Bedouin’s Release to House Arrest Delayed for Lack of Cellphone Reception

The house arrest of a resident of a Bedouin village has been delayed because it does not have a suitable infrastructure for electronic monitoring

The Bedouin market in Beer Sheva
Eliyahu Hershkowitz

The release to house arrest of a resident of the Negev Bedouin town of Tel Sheva has been delayed for three weeks because the Bezeq Israel Telecommunication Corp., which provides support for electronic monitoring, is not installing a suitable infrastructure in the community.

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Bezeq explained that the land line that was installed there in the past was stolen or destroyed, so the company installed wireless communication, but that doesn’t enable the use of electronic monitoring.

Fadel Abu Taha, 19, was indicted last month for a series of alleged crimes, including kidnapping for the purpose of murder or extortion, robbery under aggravated circumstances, extortion by force and an indecent act. The State Prosecutor’s Office decided with Abu Taha’s attorney, Lail Patishi, to examine alternatives to imprisonment. Patishi said that the only way to release him from prison is house arrest in his mother’s home in Tel Sheva. Judge Amit Cohen then instructed the Israel Prison Service to check whether Abu Taha could be released with electronic monitoring.

Abu Taha’s mother, who had no Bezeq line in her house, that same day ordered the installation of infrastructure that is crucial for operating the electronic surveillance. Abu Taha’s mother asked Bezeq to speed up the installation, and received the following reply from a company representative: “From my examination with the responsible parties in the company, it turns out that in Tel Sheva there is no regular infrastructure for connecting phone lines, only radio infrastructures. A line of this type cannot support electronic monitoring.”

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Despite the representative’s answer, Haaretz has learned that in the past, detainees were released to house arrest with electronic surveillance in the neighborhood where Abu Taha’s mother lives. In response to a question from Haaretz, the Bezeq spokesman’s office said, “The picture of the communications lines in the city is very crazy, and therefore in the past the accused were able to remain in the neighborhood with electronic monitoring.”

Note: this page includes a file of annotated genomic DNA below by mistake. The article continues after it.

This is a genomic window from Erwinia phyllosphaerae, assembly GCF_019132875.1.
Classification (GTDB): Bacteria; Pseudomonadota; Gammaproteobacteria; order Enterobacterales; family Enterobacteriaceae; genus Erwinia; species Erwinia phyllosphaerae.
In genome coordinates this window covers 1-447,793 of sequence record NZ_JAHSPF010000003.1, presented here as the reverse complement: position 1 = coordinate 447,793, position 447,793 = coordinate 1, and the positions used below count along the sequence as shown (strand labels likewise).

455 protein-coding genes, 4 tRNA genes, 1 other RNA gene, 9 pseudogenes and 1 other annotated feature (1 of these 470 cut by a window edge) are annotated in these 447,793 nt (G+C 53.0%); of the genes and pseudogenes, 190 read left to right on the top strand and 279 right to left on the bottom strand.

At the same time, the company wrote that the reply of the company representative to Abu Taha’s mother was “a poor response.” The company also said: “Due to numerous thefts of communications infrastructure in Tel Sheva, and after receiving the suitable permits, Bezeq has begun to lay down wireless infrastructure in the community.” However, Bezeq noted that it does not know whether the IPS electronic surveillance is supported by a wireless infrastructure.

After Bezeq’s response Haaretz turned to the IPS spokesman’s office and asked whether the electronic surveillance can be supported by a wireless infrastructure. The IPS replied that the wireless infrastructure is not unsuitable, but “it doesn’t bring the wired support that is almost 100 percent stable.” The IPS added that the organization explained to the court that a land line is more durable. But they don’t rule out release to electronic surveillance supported by a wireless network.

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After the answers given to Haaretz, Patishi recommended to Abu Taha’s mother to speed up the installation of the wireless infrastructure, and it was installed a few days ago. Representatives of G-ONE, who check the possibility of using electronic monitoring for the IPS, arrived at the mother’s house on June 19. According to a report sent by the company to the court: “In the place we checked there’s a Bezeq wireless infrastructure, in addition to that there’s no cellular network coverage and therefore it’s impossible to install electronic supervision at the site.”

Bezeq said in reply: “Despite repeated attempts to install a land line in the above-mentioned location, we repeatedly encountered deliberate sabotage that damaged the infrastructure designed for the welfare of the residents. Unfortunately, we were forced to install a wireless infrastructure for a considerable sum, with the approval of the regulatory agencies, in order to enable the residents to receive communications services.”

The IPS reply: “The capabilities for the electronic supervision system are not determined by the IPS and the IPS is unable to influence them.”